Lucio Rendón, Jesús Vidaña, and Salvador Ordóñez: lost at sea for 285 days

Being out on the open water in a boat can be liberating, beautiful, fun. It can also be deadly. I came across parallel articles on kottke.org about people lost at sea for inconceivable lengths of time.

The first article is from the New Yorker, and details the account of Mexican fishermen who hold the record for surviving the longest amount of time at sea–over nine months:

There were no boats on the horizon. Nearly all the food had been eaten—Jesús regretted the crumbled saltines he’d cavalierly flicked into the ocean on the first day—and they’d soon run out of drinking water. At the beginning of the trip, they’d tossed their baitfish onto their supply of ice, which had since melted and turned to swill. So they drank seawater.”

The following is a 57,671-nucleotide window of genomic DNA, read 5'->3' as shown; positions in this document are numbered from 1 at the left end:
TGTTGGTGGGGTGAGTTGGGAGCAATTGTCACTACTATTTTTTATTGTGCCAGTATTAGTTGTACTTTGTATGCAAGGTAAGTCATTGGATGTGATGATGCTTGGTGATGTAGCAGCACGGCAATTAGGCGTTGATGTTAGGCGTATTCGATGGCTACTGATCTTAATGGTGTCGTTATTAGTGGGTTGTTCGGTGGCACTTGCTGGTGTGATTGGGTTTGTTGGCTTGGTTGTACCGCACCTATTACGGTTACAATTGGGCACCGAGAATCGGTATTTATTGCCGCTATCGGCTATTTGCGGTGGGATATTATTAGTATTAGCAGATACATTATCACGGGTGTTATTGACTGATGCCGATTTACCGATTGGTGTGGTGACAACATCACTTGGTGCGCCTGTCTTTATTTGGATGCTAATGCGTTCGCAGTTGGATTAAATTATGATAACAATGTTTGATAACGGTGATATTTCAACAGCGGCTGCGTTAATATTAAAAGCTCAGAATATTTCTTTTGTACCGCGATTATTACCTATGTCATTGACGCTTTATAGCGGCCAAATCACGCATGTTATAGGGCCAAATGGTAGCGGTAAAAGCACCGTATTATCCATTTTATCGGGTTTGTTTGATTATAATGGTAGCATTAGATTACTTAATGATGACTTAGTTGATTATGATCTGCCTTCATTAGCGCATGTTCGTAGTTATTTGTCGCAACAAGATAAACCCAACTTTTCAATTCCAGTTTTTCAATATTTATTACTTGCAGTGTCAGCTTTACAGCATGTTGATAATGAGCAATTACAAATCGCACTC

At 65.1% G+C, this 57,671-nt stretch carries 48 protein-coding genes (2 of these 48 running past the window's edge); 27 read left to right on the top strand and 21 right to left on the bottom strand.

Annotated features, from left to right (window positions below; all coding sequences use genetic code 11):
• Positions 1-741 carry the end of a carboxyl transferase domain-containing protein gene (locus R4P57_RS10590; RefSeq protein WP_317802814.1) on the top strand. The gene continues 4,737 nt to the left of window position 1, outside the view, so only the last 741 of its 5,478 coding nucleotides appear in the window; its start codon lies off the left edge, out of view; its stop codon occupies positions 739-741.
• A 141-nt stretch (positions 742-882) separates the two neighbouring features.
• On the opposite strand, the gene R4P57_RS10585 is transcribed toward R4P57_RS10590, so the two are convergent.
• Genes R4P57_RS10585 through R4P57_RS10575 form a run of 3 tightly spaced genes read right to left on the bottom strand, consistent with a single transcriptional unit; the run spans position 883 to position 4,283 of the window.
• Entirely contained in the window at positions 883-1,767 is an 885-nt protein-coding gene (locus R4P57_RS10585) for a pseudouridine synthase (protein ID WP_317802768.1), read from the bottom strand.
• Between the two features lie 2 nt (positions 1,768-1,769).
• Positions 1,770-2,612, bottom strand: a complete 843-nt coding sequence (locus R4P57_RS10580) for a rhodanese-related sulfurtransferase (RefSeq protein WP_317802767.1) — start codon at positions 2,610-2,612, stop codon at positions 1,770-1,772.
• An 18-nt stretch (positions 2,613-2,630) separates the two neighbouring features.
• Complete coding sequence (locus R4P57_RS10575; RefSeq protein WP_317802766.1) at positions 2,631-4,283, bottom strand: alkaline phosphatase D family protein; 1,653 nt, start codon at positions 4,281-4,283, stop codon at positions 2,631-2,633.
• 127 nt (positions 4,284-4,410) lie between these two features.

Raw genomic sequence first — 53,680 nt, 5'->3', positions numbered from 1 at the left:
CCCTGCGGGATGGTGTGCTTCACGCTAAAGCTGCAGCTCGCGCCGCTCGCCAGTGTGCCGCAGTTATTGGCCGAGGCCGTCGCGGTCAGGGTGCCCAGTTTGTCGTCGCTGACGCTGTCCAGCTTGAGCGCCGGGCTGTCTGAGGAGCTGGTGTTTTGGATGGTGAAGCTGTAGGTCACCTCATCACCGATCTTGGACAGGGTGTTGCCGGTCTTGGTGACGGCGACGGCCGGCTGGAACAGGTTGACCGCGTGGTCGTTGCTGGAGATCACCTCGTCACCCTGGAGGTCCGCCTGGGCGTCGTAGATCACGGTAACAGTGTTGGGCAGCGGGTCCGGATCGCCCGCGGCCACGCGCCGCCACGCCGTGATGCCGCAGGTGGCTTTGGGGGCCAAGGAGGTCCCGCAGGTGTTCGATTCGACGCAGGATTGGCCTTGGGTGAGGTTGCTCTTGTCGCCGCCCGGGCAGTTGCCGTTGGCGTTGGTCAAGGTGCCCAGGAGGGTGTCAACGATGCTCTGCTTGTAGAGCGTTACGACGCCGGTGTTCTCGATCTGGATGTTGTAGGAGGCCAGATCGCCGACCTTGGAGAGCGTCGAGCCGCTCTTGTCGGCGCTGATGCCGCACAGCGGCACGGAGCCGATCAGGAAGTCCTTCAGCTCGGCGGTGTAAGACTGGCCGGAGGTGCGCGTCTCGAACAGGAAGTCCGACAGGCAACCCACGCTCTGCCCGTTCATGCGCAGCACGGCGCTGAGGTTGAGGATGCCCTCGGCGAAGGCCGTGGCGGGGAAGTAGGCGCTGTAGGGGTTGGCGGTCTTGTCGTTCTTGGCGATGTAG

The protagonists of the second article, a GQ piece titled Here Be Monsters, also try drinking seawater. These Pacific Islander boys were lost for a much shorter time than the Mexican fishermen–51 days–but their survival was much more improbable, their ordeal more harrowing. Drinking seawater was the least of their worries:

Soon they were down to their last coconut. Samu was in charge of cracking it. He used the machete, careful not to spill any of the precious milk. Samu sipped first. He passed it to Filo, who passed it to Etueni, who passed it back to Samu, who finished it. They scraped out every morsel of meat. And that was it. They threw the shell overboard.

They had nothing left.”

One of the Tokelauan boys after being rescued